Gut health is one of the biggest factors in good digestion, but there's more to it than that: new evidence has found a healthy gut contributes to a tip-top immune system. According to a report by John Hopkins University, a "huge proportion of your immune system is actually in your GI tract" and it can have a part to play in fighting lots of diseases, including cancer.
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What's more, evidence increasingly shows the gut has a big role to play when it comes to your mental health. A study in the British Medical Journal showed anxiety might be alleviated by regulating gut bacteria by changing diets. A "diverse energy source" comprising lots of different kinds of food was 86% more effective at regulating anxiety symptoms.
So what should you be eating to regulate gut health? For starters, you'll want to get more fibre in your diet. Fibre is essential to keeping our bowel movements regular and healthy, preventing constipation which can damage our digestive tract. An increased intake of fibre is also very likely to protect against bowel cancer.
You can get more fibre from the following sources:
- Whole grain bread, pasta and breakfast cereals such as oats
- Fibrous vegetables like broccoli and carrots
- Peas, beans and pulses like chickpeas
- Potatoes and sweet potatoes, or yams, with the skin on
- Fruit like apples, pears and berries
There is some evidence that probiotic foods advertised as being full of "good bacteria", like yoghurts, can help your gut. However, this is disputed, with some studies showing probiotics having very little effect.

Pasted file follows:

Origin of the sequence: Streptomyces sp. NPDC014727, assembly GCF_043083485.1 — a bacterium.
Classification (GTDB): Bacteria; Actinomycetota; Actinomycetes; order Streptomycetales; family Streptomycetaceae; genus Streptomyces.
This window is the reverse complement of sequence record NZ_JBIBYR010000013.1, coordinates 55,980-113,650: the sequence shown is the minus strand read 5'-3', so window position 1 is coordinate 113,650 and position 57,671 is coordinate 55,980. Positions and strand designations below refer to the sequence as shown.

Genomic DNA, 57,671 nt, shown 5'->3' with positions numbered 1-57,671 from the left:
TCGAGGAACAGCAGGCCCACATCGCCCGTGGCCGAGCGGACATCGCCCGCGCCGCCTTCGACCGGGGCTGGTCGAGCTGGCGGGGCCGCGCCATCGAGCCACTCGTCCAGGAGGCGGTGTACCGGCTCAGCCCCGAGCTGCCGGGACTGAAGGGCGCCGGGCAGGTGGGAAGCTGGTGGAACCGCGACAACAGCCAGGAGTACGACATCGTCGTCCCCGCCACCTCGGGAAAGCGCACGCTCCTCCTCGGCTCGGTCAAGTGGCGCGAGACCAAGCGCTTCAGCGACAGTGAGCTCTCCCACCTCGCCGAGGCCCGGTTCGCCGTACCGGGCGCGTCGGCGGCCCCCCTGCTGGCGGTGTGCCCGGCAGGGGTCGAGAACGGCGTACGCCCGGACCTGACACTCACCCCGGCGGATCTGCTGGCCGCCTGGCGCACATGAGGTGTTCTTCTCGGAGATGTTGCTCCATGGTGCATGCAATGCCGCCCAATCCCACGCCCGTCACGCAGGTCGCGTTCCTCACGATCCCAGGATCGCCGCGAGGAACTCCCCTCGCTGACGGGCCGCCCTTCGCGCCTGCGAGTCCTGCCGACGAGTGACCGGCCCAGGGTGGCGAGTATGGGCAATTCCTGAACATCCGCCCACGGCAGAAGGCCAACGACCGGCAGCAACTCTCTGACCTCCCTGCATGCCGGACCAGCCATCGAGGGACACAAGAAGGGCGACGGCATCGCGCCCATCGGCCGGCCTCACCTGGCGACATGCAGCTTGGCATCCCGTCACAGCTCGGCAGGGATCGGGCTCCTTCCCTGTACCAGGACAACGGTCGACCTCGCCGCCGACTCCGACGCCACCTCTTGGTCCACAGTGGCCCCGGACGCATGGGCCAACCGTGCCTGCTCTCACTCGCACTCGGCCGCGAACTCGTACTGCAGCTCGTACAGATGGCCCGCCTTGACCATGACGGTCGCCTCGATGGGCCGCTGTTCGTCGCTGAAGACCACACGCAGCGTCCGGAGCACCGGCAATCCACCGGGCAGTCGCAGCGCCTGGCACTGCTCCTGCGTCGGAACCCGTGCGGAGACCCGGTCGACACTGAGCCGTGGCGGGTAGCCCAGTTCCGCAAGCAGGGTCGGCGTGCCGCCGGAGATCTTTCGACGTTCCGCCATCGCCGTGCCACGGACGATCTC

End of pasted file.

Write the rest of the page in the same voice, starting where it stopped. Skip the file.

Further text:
According to John Hopkins University, probiotics are shown to be effective in approximately 36% of studies. The UK National Health Service recommends taking probiotic supplements every day for at least four weeks, so there's no harm in adding some good bacteria to the mix.
One of the most important things to do when adjusting your diet for better gut health is to drink more water. Without lots of water, fibre cannot do its job and regulate your digestive system, so ensure you're taking on the recommended two litres of water a day to keep your digestion at its best.
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If you're finding your gut health is acting up, causing acid reflux or painful bloating, there are some foods to avoid. Caffeine is a big acid reflux trigger, so try and avoid, coffee, chocolate, fizzy drinks and caffeinated teas when you can. However, peppermint tea has been known to quell digestion problems, and is frequently drank after dinner as a restorative.
Spicy foods are another big trigger. If you're trying to avoid painful acid reflux, don't opt for curries, chilli or anything likely to have a large amount of spices in it.